The Conquest of the Americans

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The Conquest of the Americans  (1777) 
by John Wilkes
Arguing that the conquest of America would be impossible. Delivered to the House of Commons in 1777.

Sir, it ill becomes the duty and dignity of Parliament to lose itself in such a fulsome adulatory address to the Throne as that now proposed. We ought rather, sir, to approach it with sound and wholesome advice, and even with remonstrances, against the ministers who have precipitated the nation into an unjust, ruinous, murderous and felonious war. I call the war with our brethren in America an unjust and felonious war, because the primary cause and confessed origin of it is to attempt to take their money from them without their consent, contrary to the common right of all mankind, and those great fundamental principles of the English Constitution for which Hampden bled.

I assert, sir, that it is a murderous war, because it is an effort to deprive men of their lives for standing up in the defence of their property and their clear rights. Such a war, I fear, sir, will draw down the vengeance of Heaven on this devoted kingdom. Sir, is any minister weak enough to flatter himself with the conquest of the Americans? You can not, with all your allies—with all the mercenary ruffians of the North—you can not effect so wicked a purpose. The Americans will dispute every inch of territory with you, every narrow pass, every strong defile, every Thermopylæ, every Bunker’s Hill! More than half the empire is already lost and almost all the rest is in confusion and anarchy. We have appealed to the sword, and what have we gained? Bunker’s Hill only—and that with the loss of twelve hundred men! Are we to pay as dear for the rest of America? The idea of the conquest of that immense country is as romantic as unjust.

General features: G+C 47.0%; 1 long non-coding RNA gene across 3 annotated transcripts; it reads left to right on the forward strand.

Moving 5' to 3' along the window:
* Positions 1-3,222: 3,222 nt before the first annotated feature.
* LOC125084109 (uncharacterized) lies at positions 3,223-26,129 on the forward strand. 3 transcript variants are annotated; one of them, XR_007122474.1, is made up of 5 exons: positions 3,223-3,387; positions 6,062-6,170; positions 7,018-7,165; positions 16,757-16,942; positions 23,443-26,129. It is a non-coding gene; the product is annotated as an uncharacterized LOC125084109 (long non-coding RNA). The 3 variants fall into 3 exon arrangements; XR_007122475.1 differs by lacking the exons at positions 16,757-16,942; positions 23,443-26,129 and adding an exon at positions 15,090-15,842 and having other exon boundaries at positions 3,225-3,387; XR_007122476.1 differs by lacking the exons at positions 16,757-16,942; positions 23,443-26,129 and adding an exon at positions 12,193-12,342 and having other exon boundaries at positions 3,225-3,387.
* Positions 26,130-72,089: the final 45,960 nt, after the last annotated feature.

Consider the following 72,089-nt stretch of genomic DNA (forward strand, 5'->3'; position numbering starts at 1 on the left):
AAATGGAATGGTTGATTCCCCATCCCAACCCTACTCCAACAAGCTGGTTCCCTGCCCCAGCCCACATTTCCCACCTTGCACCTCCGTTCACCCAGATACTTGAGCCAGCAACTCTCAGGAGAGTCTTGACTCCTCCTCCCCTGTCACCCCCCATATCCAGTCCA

The honorable gentleman who moved this address says, “The Americans have been treated with lenity.” Will facts justify the assertion? Was your Boston Port Bill a measure of lenity? Was your Fishery Bill a measure of lenity? Was your Bill for taking away the charter of Massachusetts Bay a measure of lenity, or even of justice? I omit your many other gross provocations and insults by which the brave Americans have been driven to their present state. Sir, I disapprove, not only the evil spirit of this whole address, but likewise the wretched adulation of almost every part of it. My wish and hope, therefore, is, that it will be rejected by this House; and that another, dutiful yet decent, manly address, will be presented to his majesty, praying that he would sheathe the sword, prevent the further effusion of the blood of our fellow subjects, and adopt some mode of negotiation with the general Congress, in compliance with their repeated petition, thereby restoring peace and harmony to this distracted empire.

This work was published before January 1, 1923, and is in the public domain worldwide because the author died at least 100 years ago.